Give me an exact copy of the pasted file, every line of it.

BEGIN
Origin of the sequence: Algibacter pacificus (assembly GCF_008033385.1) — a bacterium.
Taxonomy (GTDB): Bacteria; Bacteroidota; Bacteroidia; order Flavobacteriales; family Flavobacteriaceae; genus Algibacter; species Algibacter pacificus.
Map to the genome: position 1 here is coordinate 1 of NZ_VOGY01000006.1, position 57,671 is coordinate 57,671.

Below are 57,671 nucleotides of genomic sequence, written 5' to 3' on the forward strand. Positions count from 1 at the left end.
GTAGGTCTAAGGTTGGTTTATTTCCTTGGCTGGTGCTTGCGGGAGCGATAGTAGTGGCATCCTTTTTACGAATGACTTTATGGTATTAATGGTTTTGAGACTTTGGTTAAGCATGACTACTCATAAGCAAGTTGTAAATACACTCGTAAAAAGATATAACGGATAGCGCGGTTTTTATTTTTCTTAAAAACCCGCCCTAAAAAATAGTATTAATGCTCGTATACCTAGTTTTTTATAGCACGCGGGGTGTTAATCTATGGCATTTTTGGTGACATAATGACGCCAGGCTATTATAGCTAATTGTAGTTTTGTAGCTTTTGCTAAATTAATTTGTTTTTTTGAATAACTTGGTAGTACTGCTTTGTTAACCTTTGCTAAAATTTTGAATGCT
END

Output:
Origin of the sequence: Algibacter pacificus (assembly GCF_008033385.1) — a bacterium.
Taxonomy (GTDB): Bacteria; Bacteroidota; Bacteroidia; order Flavobacteriales; family Flavobacteriaceae; genus Algibacter; species Algibacter pacificus.
Map to the genome: position 1 here is coordinate 1 of NZ_VOGY01000006.1, position 57,671 is coordinate 57,671.

Below are 57,671 nucleotides of genomic sequence, written 5' to 3' on the forward strand. Positions count from 1 at the left end.
GTAGGTCTAAGGTTGGTTTATTTCCTTGGCTGGTGCTTGCGGGAGCGATAGTAGTGGCATCCTTTTTACGAATGACTTTATGGTATTAATGGTTTTGAGACTTTGGTTAAGCATGACTACTCATAAGCAAGTTGTAAATACACTCGTAAAAAGATATAACGGATAGCGCGGTTTTTATTTTTCTTAAAAACCCGCCCTAAAAAATAGTATTAATGCTCGTATACCTAGTTTTTTATAGCACGCGGGGTGTTAATCTATGGCATTTTTGGTGACATAATGACGCCAGGCTATTATAGCTAATTGTAGTTTTGTAGCTTTTGCTAAATTAATTTGTTTTTTTGAATAACTTGGTAGTACTGCTTTGTTAACCTTTGCTAAAATTTTGAATGCT